Just when you thought the evidence was dramatic — overwhelming perhaps — that Apple’s iOS offers vastly more mobile security than does Google’s Android, the wall of confidence comes crumbling down.
“There is no clear winner in the iOS-Android faceoff,” proclaimed Brian Reed, CMO of BoxTone, a mobility management company.
“It depends on the moment in time,” added Reed who elaborated that, right now, time may even be on Android’s side because the newest release of the mobile OS (the so-called Ice Cream Sandwich) “is a game change around security. It enables a lot of powerful device management.”
That is a plus for Android and then there is a recent very big negative for Apple. Twice in recent weeks the much vaunted Apple App Store has been found to house bad apps. And that is a huge issue because, always, pro Apple viewpoints cited the curated App Store as a giant plus over the Wild West of the Android Marketplace where, it’s said, just about anybody can upload anything and sometimes this has meant criminals have been at work.
Except it is not as always that simple.
Witness Jailbreak, a $9.99 iPhone app that surfaced as a problem in mid-November, some weeks after it was first posted (on October 26). The app claimed compatibility with iOS through iOS 5 and said it would jailbreak all iOS devices including iPhone 4S and iPad 2. When the blogosphere blew the whistle, Apple pulled the app which did nothing of what it promised. It is not clear that the app was disguised malware; researchers think it actually was a game. But what is clear is that somehow Apple’s supposedly thorough screening let through an app that promised to do something Apple warns users not to even think about.
More worrisome is InstaStock, an app created by researcher Charlie Miller that checked stock prices, but it also was able to gather and transmit a range of user data including contacts and photos. When Miller announced this vulnerability in November — the app had been in the Apps Store since September — Apple responded by pulling it and also pulling Miller’s developer license. That app could have done harm but Miller never pursued that angle. He merely wanted to demonstrate an iOS flaw and, for doing that, he got banished. Nobody knows if there are other bad apps coming out of the Apps Store.
“Apple is vague about the rigor with which it inspects apps before putting them in the Apps Store,” said Dan Cornell, CTO of the Denim Group, a developer specializing in secure apps. “Apple can be very opaque.”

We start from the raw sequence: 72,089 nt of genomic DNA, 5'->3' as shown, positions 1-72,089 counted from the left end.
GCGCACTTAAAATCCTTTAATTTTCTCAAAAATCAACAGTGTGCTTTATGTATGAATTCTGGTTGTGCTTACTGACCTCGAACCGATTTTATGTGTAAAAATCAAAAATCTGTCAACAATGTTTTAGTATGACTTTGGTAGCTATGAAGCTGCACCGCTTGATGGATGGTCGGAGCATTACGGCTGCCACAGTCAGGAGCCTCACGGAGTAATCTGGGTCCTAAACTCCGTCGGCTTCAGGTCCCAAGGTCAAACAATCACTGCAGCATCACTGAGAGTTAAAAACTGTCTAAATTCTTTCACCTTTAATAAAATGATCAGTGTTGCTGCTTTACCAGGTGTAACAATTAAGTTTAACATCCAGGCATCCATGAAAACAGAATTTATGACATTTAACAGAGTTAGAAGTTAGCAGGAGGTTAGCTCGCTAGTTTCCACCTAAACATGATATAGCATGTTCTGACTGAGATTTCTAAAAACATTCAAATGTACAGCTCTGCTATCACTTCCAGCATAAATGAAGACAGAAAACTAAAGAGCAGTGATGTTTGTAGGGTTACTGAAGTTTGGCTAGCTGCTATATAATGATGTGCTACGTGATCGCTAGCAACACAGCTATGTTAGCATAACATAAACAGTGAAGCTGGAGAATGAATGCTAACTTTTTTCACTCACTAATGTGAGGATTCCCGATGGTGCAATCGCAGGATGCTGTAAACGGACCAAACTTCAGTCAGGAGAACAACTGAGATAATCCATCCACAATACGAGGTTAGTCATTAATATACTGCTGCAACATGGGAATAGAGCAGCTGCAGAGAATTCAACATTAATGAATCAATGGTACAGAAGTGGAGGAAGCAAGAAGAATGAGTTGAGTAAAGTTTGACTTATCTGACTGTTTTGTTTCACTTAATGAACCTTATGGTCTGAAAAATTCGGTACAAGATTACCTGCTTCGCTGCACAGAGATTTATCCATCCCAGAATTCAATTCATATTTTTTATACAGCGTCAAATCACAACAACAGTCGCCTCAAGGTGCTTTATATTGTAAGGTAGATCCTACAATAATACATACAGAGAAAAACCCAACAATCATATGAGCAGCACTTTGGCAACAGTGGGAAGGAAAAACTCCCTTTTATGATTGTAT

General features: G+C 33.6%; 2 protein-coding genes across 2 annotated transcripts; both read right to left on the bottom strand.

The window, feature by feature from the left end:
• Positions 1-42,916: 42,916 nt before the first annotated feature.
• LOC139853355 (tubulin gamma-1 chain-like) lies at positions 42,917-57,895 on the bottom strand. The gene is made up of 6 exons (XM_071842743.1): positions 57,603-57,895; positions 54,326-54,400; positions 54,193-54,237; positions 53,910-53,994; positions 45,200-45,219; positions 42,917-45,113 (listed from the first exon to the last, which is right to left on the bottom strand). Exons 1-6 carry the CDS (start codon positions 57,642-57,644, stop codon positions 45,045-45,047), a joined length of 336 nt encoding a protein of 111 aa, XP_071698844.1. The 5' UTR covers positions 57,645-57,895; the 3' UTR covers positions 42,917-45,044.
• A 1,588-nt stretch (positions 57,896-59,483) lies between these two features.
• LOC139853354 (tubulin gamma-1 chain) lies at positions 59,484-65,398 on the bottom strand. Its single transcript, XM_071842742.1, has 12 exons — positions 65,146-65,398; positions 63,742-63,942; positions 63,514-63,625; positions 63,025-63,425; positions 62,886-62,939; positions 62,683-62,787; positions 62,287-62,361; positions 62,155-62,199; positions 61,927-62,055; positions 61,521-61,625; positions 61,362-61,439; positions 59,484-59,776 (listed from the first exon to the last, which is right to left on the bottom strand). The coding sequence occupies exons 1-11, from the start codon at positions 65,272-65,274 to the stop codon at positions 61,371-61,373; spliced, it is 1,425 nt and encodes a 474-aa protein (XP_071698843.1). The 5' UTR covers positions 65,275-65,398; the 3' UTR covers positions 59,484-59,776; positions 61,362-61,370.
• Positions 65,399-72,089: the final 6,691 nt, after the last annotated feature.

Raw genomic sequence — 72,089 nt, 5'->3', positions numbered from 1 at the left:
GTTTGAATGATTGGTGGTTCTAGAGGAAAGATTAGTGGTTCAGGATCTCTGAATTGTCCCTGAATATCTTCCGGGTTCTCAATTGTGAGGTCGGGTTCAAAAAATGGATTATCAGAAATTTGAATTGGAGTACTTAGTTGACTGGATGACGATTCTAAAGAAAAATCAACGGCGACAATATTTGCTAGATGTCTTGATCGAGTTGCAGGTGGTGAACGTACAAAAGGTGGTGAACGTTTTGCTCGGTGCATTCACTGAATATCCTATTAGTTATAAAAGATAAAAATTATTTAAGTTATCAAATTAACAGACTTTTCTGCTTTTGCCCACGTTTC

But what about the many reports documenting a meteoric rise in Android malware? Researchers at Juniper, for instance, recently reported that Android malware is up an eye-popping 427% just since July. Other firms come up with similar numbers. But the numbers aren’t necessarily all they seem.
Tucson-based mobile researcher Sean Greene wrote in an email: “There are more Android devices on the market than Apple, which if you are a hacker means that if you are going to let a virus loose, you want to hit the most targets possible.”
For the same reason there are vastly more threats aimed at Windows than at Apple or ChromeBook. Market leadership is like wearing a bulls eye and so it goes with Android, which has muscled out a clear cut lead in smartphone sales. It gets more malware because it is the frontrunner.
For those keeping score, a clear win for Android is that, presently, iOS prohibits third-party management tools from working on iPhone. Apple provides its own toolset but for those who want something different, there are no choices. Android, by contrast, welcomes security apps.
“Android is open to third party management tools,” said Reed, whose company, of course, is in that business. But so are many others and for the picky user with specific security desires, there probably are third-party apps that deliver.
Probably the biggest issue is, despite Apple’s built in platform security such as data encryption on password protected devices, there seem always to be ways around the security, said Cornell. For instance, if an iPhone’s data is encrypted, it is simple to jailbreak it, then use standard tools to decrypt the data on the jailbroken phone.
“Folks are good at finding ways around platform restrictions,” sighed Cornell.
Bottom line? Much as iOS seems to be the stronger security offering, for some users in some companies Android may be exactly the comfort level required. “Both platforms have security issues,” said Reed. “It depends on knowing what you are willing to live with.”
As a busy freelance writer for more than 30 years, Rob McGarvey has written over 1500 articles for many of the nation’s leading publications — from Reader’s Digest to Playboy and from the NY Times to Harvard Business Review. McGarvey covers CEOs, business, high tech, human resources, real estate, and the energy sector. A particular specialty is advertorial sections for many top outlets including the New York Times, Crain’s New York, and Fortune Magazine.
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